Understanding Physical Chemistry
May 2013, ©2014
Understanding Physical Chemistry takes an innovative approach to teaching this fundamentally important subject, by stressing core ideas such as the entropic forces that drive all chemical processes and the quantum states that dictate the structures and colors of atoms and molecules. This elegant and streamlined textbook (of under 400 pages) aims to instill a deep understanding of physical chemistry by focusing exclusively on those ideas that are deemed to be either too important or too interesting to exclude. These core ideas are demystified by explaining where they come from, why they make sense, and how they may be applied to understanding topics ranging from molecular spectroscopy and chemical reactivity to biological self-assembly and liquid computer simulation strategies. Another unique feature of this groundbreaking textbook is the insight it provides into the scientific discovery process by highlighting the personal perspectives and conceptual struggles of people such as Gibbs, Einstein, and Schrödinger, who pioneered this interesting and practically important field.
1 The Basic Ideas 1
1.1 Things to Keep in Mind 1
1.2 Why Is Energy So Important? 5
1.3 Quantization Is Everywhere 12
1.4 Thermal Energies and Populations 22
1.5 Classical Energy Hyperspheres 35
Homework Problems 43
2 Introduction to Chemical Thermodynamics 49
2.1 What Is Thermodynamics Good For? 49
2.2 The Laws of Thermodynamics 53
2.3 Important Ideal Gas Examples 60
Homework Problems 76
3 Axiomatic Foundations of Thermodynamics 81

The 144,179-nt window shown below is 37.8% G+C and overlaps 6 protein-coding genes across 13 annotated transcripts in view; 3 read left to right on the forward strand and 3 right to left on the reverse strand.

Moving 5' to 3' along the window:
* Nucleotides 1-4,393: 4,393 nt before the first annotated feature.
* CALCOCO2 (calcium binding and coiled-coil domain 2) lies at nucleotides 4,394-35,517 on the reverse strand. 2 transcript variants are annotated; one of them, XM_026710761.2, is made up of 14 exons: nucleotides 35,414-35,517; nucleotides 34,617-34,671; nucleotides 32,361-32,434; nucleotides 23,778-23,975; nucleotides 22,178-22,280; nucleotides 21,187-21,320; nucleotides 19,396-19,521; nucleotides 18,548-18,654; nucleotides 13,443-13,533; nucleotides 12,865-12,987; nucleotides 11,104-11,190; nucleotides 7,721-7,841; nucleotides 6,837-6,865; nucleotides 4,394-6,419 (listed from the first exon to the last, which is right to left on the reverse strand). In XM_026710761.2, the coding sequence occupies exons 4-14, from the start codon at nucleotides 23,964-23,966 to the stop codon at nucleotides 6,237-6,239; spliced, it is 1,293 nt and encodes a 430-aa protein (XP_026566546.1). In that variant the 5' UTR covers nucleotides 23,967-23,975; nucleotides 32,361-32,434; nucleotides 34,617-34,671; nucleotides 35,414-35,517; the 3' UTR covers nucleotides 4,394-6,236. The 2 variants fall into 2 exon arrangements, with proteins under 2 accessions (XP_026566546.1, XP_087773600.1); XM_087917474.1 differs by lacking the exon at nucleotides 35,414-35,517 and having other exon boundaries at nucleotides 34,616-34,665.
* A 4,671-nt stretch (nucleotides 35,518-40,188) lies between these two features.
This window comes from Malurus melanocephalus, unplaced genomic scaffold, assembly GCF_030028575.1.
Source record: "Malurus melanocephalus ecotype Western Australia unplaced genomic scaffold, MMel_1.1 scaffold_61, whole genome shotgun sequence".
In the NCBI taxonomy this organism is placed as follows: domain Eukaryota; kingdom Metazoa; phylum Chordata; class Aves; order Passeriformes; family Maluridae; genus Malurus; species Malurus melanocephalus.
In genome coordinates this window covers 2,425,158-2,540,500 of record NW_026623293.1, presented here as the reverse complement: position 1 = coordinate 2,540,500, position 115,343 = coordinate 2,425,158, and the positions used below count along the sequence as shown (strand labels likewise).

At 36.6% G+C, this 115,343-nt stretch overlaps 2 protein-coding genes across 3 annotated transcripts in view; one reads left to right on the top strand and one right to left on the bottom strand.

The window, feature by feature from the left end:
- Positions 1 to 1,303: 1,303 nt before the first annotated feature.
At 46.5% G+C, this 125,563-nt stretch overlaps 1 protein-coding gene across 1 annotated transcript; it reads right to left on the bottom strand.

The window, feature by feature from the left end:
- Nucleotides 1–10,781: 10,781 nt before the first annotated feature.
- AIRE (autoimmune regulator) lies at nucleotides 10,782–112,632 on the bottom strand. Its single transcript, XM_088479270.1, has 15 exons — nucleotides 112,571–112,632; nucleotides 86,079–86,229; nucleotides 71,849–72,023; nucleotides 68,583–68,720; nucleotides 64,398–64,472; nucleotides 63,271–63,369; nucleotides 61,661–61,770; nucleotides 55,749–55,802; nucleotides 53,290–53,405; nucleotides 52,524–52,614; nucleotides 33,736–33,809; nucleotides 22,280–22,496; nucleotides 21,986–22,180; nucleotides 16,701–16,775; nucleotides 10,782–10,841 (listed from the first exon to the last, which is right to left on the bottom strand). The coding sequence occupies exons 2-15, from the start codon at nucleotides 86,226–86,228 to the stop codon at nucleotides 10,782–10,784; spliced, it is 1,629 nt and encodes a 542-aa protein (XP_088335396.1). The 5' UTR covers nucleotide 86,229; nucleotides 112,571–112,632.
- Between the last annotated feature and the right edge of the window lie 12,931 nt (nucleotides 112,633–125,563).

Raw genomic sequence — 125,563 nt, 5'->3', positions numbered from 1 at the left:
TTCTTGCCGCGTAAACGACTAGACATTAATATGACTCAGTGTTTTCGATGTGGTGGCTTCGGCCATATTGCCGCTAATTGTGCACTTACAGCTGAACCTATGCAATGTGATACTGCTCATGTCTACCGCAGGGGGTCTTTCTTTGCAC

3.1 Fundamental Equation and Postulates 81
3.2 Temperature and Thermal Equilibrium 92
3.3 Chemical and Phase Equilibria 94
3.4 Euler and Gibbs-Duhem Relations 103
3.5 Transformed Potential Functions 106
3.6 Other Sorts of Thermodynamic Work 112
Homework Problems 114
4 Thermodynamic Calculation Strategies and Applications 119
4.1 Reduction of Thermodynamic Derivatives 119
4.2 Chemical Reaction Thermodynamics 128
4.3 Self-Assembly Thermodynamics 132
4.4 Spontaneous Consequences 137
Homework Problems 147
5 Nonideal Systems and Computer Simulations 151
5.1 Quantifying Nonidealities 151
5.2 Simple Models of Molecular Fluids 154
5.3 Supermolecule Statistical Mechanics 168
5.4 Mixed Points of View on Entropy 173
5.5 Kirkwood, Widom, and Jarzynski 179
Homework Problems 190
6 Introduction to Quantum Mechanics 195
6.1 The Dawn of Quantum Phenomena 195
6.2 The Rise of Wave Mechanics 196
6.3 Wave Equations and Eigenfunctions 198
6.4 Quantum Operators and Observables 203
6.5 Formal Postulates of Quantum Mechanics 221
Homework Problems 224
7 Simple Systems and Chemical Applications 227
7.1 Free, Confined, and Obstructed Particles 227
7.2 Quantum Harmonic Oscillators 240
7.3 Raising and Lowering Operators 246
7.4 Eigenvectors, Brackets, and Matrices 248
7.5 Three-Dimensional Systems 251
Homework Problems 260
8 Atoms and Spinning Particle-Waves 265
8.1 The Hydrogen Atom 265
8.2 Spin Angular Momentum 272
8.3 Fermi, Bose, and Pauli Exclusion 278
8.4 Multielectron Atoms and the Periodic Table 282
Homework Problems 289
9 Covalent Bonding and Optical Spectroscopy 293
9.1 Covalent Bond Formation 293
9.2 Molecular Bonding Made Easy 304
9.3 Time-Dependent Processes 311
9.4 Optical Spectroscopy 315
9.5 Introduction to Ab Initio Methods 328
Homework Problems 335
10 Chemical and Photon-Molecule Reactions 341
10.1 Gas Phase Reaction Equilibria 341
10.2 Principles of Reaction Dynamics 352
10.3 Prediction of Reaction Rate Constants 355
10.4 Photon-Molecule Reactions 364
Homework Problems 372
A: Answers to Problems That Test Your Understanding 379
B: Fundamental Constants and Mathematical Identities 385
C: Periodic Table 389
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